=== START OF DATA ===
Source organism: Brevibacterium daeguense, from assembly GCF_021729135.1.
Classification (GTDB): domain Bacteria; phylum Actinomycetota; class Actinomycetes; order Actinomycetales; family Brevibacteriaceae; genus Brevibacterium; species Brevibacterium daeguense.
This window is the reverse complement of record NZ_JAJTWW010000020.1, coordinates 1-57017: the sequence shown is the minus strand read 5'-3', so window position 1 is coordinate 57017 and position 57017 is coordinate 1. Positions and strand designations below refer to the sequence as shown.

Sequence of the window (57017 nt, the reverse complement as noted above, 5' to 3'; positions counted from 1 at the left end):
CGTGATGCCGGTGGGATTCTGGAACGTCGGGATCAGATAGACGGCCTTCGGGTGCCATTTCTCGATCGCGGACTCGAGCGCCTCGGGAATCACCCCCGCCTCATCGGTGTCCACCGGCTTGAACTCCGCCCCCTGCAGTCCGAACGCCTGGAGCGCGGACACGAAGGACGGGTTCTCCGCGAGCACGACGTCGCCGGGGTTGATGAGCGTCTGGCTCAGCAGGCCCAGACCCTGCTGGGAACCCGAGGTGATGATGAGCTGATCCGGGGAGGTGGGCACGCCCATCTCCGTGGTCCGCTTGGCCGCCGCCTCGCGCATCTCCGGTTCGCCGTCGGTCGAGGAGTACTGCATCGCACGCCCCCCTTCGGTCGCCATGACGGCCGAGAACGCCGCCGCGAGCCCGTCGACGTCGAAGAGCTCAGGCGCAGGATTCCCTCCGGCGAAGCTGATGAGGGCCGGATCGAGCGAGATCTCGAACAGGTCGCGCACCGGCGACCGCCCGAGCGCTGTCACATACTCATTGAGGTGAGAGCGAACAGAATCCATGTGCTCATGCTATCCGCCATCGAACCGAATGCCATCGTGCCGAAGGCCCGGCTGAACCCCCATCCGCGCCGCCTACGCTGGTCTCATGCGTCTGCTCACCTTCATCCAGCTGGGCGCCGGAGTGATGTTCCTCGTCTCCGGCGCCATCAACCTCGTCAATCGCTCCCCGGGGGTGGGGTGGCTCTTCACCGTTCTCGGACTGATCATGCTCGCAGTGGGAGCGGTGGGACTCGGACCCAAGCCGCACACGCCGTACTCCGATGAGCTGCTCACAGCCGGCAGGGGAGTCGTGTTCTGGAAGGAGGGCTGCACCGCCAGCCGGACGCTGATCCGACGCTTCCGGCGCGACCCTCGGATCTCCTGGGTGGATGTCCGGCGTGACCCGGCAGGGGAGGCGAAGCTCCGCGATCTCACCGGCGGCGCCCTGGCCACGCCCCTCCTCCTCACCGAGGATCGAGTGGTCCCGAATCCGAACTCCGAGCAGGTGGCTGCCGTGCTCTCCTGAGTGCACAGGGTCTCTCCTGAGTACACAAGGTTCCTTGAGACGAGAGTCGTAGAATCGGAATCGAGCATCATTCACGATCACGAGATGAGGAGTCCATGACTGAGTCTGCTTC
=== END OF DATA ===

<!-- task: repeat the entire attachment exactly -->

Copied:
Source organism: Brevibacterium daeguense, from assembly GCF_021729135.1.
Classification (GTDB): domain Bacteria; phylum Actinomycetota; class Actinomycetes; order Actinomycetales; family Brevibacteriaceae; genus Brevibacterium; species Brevibacterium daeguense.
This window is the reverse complement of record NZ_JAJTWW010000020.1, coordinates 1-57017: the sequence shown is the minus strand read 5'-3', so window position 1 is coordinate 57017 and position 57017 is coordinate 1. Positions and strand designations below refer to the sequence as shown.

Sequence of the window (57017 nt, the reverse complement as noted above, 5' to 3'; positions counted from 1 at the left end):
CGTGATGCCGGTGGGATTCTGGAACGTCGGGATCAGATAGACGGCCTTCGGGTGCCATTTCTCGATCGCGGACTCGAGCGCCTCGGGAATCACCCCCGCCTCATCGGTGTCCACCGGCTTGAACTCCGCCCCCTGCAGTCCGAACGCCTGGAGCGCGGACACGAAGGACGGGTTCTCCGCGAGCACGACGTCGCCGGGGTTGATGAGCGTCTGGCTCAGCAGGCCCAGACCCTGCTGGGAACCCGAGGTGATGATGAGCTGATCCGGGGAGGTGGGCACGCCCATCTCCGTGGTCCGCTTGGCCGCCGCCTCGCGCATCTCCGGTTCGCCGTCGGTCGAGGAGTACTGCATCGCACGCCCCCCTTCGGTCGCCATGACGGCCGAGAACGCCGCCGCGAGCCCGTCGACGTCGAAGAGCTCAGGCGCAGGATTCCCTCCGGCGAAGCTGATGAGGGCCGGATCGAGCGAGATCTCGAACAGGTCGCGCACCGGCGACCGCCCGAGCGCTGTCACATACTCATTGAGGTGAGAGCGAACAGAATCCATGTGCTCATGCTATCCGCCATCGAACCGAATGCCATCGTGCCGAAGGCCCGGCTGAACCCCCATCCGCGCCGCCTACGCTGGTCTCATGCGTCTGCTCACCTTCATCCAGCTGGGCGCCGGAGTGATGTTCCTCGTCTCCGGCGCCATCAACCTCGTCAATCGCTCCCCGGGGGTGGGGTGGCTCTTCACCGTTCTCGGACTGATCATGCTCGCAGTGGGAGCGGTGGGACTCGGACCCAAGCCGCACACGCCGTACTCCGATGAGCTGCTCACAGCCGGCAGGGGAGTCGTGTTCTGGAAGGAGGGCTGCACCGCCAGCCGGACGCTGATCCGACGCTTCCGGCGCGACCCTCGGATCTCCTGGGTGGATGTCCGGCGTGACCCGGCAGGGGAGGCGAAGCTCCGCGATCTCACCGGCGGCGCCCTGGCCACGCCCCTCCTCCTCACCGAGGATCGAGTGGTCCCGAATCCGAACTCCGAGCAGGTGGCTGCCGTGCTCTCCTGAGTGCACAGGGTCTCTCCTGAGTACACAAGGTTCCTTGAGACGAGAGTCGTAGAATCGGAATCGAGCATCATTCACGATCACGAGATGAGGAGTCCATGACTGAGTCTGCTTC